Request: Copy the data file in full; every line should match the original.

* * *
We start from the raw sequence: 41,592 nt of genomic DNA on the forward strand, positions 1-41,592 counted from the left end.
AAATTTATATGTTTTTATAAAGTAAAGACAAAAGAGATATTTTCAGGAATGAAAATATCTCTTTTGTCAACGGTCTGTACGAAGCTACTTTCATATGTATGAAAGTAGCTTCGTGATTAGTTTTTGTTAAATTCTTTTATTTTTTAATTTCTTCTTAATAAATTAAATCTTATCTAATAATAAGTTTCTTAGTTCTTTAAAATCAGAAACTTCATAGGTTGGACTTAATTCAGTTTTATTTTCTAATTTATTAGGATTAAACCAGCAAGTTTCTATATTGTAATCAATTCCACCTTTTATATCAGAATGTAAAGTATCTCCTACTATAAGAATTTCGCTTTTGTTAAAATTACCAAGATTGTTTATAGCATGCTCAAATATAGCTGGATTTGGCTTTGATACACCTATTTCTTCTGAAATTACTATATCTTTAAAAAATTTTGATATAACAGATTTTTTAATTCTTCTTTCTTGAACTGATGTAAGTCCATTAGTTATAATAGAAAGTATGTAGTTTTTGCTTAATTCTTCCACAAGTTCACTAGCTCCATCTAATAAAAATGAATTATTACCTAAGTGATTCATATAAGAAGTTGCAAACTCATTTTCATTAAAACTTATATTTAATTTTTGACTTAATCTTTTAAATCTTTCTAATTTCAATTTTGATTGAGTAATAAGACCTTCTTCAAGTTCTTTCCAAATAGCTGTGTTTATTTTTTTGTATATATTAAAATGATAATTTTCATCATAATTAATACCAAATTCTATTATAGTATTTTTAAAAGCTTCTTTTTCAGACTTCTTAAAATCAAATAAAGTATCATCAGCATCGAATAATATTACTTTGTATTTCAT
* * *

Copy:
We start from the raw sequence: 41,592 nt of genomic DNA on the forward strand, positions 1-41,592 counted from the left end.
AAATTTATATGTTTTTATAAAGTAAAGACAAAAGAGATATTTTCAGGAATGAAAATATCTCTTTTGTCAACGGTCTGTACGAAGCTACTTTCATATGTATGAAAGTAGCTTCGTGATTAGTTTTTGTTAAATTCTTTTATTTTTTAATTTCTTCTTAATAAATTAAATCTTATCTAATAATAAGTTTCTTAGTTCTTTAAAATCAGAAACTTCATAGGTTGGACTTAATTCAGTTTTATTTTCTAATTTATTAGGATTAAACCAGCAAGTTTCTATATTGTAATCAATTCCACCTTTTATATCAGAATGTAAAGTATCTCCTACTATAAGAATTTCGCTTTTGTTAAAATTACCAAGATTGTTTATAGCATGCTCAAATATAGCTGGATTTGGCTTTGATACACCTATTTCTTCTGAAATTACTATATCTTTAAAAAATTTTGATATAACAGATTTTTTAATTCTTCTTTCTTGAACTGATGTAAGTCCATTAGTTATAATAGAAAGTATGTAGTTTTTGCTTAATTCTTCCACAAGTTCACTAGCTCCATCTAATAAAAATGAATTATTACCTAAGTGATTCATATAAGAAGTTGCAAACTCATTTTCATTAAAACTTATATTTAATTTTTGACTTAATCTTTTAAATCTTTCTAATTTCAATTTTGATTGAGTAATAAGACCTTCTTCAAGTTCTTTCCAAATAGCTGTGTTTATTTTTTTGTATATATTAAAATGATAATTTTCATCATAATTAATACCAAATTCTATTATAGTATTTTTAAAAGCTTCTTTTTCAGACTTCTTAAAATCAAATAAAGTATCATCAGCATCGAATAATATTACTTTGTATTTCAT